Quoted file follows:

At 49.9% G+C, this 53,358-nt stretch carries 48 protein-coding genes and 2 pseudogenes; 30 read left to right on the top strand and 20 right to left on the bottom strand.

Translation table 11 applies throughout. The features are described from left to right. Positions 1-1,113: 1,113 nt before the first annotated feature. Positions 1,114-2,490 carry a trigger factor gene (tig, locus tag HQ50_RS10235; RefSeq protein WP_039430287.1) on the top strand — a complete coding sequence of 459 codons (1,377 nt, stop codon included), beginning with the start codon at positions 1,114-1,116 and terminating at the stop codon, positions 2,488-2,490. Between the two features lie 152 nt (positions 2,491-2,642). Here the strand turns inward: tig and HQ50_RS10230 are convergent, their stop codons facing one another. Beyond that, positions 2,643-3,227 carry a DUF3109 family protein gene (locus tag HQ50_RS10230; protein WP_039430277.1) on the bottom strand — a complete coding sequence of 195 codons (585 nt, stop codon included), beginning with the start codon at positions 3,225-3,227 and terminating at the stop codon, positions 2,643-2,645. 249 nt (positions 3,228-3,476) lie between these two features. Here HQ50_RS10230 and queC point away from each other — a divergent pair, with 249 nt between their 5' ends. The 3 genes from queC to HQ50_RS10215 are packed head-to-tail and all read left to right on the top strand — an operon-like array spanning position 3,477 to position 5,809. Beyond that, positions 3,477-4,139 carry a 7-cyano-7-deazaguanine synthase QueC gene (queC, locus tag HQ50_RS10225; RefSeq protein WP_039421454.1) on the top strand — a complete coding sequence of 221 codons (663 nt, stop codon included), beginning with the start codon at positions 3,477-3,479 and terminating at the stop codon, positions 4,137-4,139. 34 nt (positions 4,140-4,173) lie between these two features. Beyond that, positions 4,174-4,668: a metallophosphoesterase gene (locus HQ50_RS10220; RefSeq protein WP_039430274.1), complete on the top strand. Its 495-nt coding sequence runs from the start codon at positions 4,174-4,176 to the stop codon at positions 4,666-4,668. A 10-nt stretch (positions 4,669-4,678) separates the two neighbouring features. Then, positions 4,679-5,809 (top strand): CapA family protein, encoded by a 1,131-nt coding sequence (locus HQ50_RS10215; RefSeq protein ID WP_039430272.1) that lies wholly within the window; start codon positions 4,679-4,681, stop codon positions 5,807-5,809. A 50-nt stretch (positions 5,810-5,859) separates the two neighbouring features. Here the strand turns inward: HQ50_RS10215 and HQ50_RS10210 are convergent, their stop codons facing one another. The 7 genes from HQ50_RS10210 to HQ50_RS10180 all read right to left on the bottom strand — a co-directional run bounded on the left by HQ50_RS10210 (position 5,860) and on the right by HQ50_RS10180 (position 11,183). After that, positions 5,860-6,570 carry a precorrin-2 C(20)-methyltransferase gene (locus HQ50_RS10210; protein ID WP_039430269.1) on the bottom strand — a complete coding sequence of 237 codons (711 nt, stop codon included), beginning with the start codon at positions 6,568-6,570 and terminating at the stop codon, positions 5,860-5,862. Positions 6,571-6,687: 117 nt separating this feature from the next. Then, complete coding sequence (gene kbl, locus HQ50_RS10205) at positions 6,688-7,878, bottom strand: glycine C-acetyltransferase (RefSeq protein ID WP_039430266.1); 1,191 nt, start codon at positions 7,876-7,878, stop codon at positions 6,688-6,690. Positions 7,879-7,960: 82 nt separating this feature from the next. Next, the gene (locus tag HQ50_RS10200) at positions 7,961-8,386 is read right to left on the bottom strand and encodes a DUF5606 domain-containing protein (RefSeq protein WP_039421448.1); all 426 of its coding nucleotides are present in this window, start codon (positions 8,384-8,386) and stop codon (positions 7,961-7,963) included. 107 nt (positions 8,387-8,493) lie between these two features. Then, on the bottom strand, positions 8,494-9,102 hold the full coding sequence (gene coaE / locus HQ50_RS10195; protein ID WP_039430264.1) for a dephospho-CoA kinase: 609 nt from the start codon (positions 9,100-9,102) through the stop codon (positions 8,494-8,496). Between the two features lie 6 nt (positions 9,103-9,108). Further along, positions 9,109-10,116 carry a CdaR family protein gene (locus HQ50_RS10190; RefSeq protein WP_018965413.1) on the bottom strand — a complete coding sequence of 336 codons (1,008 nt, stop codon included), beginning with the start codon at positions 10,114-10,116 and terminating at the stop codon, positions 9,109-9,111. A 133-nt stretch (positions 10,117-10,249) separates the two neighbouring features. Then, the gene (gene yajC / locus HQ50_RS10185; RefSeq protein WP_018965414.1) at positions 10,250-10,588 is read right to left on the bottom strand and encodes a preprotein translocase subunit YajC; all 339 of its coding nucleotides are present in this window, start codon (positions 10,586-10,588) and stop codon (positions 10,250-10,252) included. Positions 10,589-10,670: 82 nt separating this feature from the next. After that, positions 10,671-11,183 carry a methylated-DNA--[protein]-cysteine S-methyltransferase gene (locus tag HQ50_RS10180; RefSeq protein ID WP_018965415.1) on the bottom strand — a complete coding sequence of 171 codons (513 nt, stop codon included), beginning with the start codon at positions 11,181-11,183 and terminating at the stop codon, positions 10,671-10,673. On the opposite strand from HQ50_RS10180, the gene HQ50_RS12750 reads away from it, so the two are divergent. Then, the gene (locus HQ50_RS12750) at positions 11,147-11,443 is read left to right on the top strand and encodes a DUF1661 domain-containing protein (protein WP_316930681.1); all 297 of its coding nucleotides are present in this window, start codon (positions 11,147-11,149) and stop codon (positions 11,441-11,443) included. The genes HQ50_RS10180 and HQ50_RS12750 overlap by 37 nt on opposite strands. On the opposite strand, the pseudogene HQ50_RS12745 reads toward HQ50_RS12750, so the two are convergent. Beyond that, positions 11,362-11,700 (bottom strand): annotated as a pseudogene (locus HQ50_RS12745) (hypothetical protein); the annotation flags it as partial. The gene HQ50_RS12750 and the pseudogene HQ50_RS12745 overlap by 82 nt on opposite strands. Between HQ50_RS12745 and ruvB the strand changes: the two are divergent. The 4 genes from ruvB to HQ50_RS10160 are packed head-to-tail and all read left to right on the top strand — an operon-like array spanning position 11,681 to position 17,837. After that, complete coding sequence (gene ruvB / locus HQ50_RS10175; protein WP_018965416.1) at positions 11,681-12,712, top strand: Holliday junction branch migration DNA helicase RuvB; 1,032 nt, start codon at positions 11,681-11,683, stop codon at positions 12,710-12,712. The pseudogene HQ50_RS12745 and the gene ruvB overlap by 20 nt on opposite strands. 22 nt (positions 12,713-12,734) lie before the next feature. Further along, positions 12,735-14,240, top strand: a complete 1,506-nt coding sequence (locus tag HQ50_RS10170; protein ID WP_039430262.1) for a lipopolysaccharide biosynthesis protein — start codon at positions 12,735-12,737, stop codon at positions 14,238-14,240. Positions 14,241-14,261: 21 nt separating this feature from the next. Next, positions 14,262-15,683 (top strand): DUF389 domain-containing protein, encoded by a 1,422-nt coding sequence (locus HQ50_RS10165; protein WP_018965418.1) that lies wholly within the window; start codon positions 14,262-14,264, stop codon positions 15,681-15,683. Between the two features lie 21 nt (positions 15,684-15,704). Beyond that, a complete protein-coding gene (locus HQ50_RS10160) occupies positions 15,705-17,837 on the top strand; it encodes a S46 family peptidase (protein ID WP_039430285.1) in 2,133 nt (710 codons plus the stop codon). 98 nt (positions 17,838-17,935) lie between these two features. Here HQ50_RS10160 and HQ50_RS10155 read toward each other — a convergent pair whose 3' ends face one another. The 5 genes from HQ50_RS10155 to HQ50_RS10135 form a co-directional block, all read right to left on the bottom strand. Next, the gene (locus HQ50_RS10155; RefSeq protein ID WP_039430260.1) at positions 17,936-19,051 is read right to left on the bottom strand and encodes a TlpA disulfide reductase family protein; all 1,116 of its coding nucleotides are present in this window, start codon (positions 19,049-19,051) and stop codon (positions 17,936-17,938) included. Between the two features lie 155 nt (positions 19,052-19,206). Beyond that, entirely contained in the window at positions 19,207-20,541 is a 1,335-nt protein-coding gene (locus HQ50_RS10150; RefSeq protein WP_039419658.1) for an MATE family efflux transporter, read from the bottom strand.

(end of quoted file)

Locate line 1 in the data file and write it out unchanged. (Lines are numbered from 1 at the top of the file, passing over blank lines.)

At 49.9% G+C, this 53,358-nt stretch carries 48 protein-coding genes and 2 pseudogenes; 30 read left to right on the top strand and 20 right to left on the bottom strand.